Reed Books: The Vegetarian

Jess Reed, Editor

The Vegetarian by Han Kang is one of the rare books originally not published in English that became a Western phenomenon when translated, and for good reason. The novel is split into three sections, each told from a different perspective but following the same narrative, centered around Yeong-Hye, a housewife who converts to vegetarianism.

The brilliance of this novel comes down to its ability to pace the reveal of information. It’s a psychological horror but only clocks in at 188 pages. Suspense is only used when necessary, and often goes unresolved. We never fully understand why Yeong-Hye goes vegetarian, beyond her gory dreams; nor do we fully understand her brother-in-law’s obsession with floral visuals in eroticism. As Kang does such a good job of explaining: that’s the point of the story. No one will ever be fully able to understand the mental workings of another person. The dissatisfaction is intentional.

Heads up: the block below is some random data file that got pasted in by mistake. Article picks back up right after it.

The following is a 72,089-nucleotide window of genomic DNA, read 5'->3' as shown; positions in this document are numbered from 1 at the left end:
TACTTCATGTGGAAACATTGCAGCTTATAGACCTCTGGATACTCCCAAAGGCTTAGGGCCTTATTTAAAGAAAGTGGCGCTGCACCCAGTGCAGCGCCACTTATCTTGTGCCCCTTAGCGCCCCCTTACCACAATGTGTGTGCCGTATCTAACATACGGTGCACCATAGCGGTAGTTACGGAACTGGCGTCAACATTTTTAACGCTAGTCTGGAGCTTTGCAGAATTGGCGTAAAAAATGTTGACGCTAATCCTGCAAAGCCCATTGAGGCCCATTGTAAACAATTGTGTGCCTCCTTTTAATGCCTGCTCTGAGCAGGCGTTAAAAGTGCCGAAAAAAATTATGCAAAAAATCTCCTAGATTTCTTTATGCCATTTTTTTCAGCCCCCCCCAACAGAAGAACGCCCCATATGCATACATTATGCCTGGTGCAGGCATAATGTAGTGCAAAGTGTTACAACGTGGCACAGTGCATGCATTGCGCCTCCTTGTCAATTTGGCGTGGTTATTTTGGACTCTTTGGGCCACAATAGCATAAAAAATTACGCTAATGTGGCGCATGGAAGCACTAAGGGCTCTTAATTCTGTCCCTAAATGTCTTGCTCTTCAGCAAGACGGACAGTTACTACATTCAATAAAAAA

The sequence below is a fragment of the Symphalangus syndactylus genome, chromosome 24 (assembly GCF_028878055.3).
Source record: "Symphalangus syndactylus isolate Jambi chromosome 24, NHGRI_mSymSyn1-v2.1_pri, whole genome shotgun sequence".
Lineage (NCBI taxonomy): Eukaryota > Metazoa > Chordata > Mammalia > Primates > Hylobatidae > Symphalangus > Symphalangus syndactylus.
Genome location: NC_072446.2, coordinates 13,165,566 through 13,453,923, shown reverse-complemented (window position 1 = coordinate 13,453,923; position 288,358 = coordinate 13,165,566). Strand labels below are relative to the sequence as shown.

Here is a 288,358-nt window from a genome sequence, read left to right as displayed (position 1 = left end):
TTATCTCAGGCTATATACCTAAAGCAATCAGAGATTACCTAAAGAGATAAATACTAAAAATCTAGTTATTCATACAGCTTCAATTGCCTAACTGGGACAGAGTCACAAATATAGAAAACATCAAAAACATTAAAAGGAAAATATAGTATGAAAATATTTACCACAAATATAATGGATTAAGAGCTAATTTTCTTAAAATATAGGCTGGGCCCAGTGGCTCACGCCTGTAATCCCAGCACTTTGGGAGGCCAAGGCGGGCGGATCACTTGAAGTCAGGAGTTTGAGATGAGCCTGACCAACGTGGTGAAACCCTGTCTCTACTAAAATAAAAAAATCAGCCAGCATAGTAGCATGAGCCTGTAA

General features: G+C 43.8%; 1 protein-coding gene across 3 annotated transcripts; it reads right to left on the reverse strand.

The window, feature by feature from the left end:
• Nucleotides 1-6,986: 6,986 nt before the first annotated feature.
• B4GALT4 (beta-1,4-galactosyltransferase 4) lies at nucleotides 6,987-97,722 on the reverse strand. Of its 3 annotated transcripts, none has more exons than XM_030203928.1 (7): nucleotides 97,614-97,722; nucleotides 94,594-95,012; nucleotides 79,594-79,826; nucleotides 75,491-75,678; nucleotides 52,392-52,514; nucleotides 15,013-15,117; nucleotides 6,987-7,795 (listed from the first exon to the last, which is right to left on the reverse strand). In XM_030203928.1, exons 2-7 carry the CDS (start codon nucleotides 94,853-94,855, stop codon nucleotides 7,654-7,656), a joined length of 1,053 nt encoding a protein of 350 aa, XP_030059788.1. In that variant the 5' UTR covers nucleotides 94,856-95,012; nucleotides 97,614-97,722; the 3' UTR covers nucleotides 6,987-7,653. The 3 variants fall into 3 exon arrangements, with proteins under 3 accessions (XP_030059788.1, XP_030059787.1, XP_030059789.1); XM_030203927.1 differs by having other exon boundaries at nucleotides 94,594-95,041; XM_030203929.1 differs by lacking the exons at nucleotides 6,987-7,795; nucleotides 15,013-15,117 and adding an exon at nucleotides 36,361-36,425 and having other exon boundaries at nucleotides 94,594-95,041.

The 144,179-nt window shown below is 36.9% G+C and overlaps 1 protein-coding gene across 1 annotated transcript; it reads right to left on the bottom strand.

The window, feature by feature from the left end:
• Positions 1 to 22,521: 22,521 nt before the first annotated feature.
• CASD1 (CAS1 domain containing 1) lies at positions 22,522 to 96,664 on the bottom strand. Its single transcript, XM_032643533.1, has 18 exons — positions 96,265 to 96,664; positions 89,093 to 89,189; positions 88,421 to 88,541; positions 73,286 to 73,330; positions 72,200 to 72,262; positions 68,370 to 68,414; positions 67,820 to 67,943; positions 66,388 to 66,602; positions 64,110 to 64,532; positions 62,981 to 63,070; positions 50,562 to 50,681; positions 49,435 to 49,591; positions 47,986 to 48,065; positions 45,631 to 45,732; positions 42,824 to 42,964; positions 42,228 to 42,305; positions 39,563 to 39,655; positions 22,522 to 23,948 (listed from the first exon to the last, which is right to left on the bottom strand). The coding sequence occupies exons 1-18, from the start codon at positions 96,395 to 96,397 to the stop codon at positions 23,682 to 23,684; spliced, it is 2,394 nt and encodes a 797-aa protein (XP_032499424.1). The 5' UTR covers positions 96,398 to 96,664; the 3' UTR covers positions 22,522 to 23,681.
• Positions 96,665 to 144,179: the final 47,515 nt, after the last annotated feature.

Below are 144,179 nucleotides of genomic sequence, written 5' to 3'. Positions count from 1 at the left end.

Still, I had a hard time with the stakes, or lack thereof, of the novel. I knew in theory why the characters acted the way they did, but I found a lot of their actions not believable and poorly explained. I suppose this is par for the course in a very short suspense novel, but why should  I care about a character that is completely unpredictable and impersonal? The lack of direct dialogue made the plot very distant; while this added to the surrealist feel, it lowered the emotional stakes put in by the readers.

Similarly, and especially towards the end of the book, I kept waiting for the other shoe to drop, which it never did. The most impactful and disturbing scenes happen in the first or second parts, while the third is left mainly exposition to cover. It’s still a good book, but for something hailed as being “disturbing” and “freaky”, there was a lack of actually terrifying material.

Overall, I think the book is worth reading because of its conciseness and well-written suspense; however, its low emotional and mental impact leave something to be desired.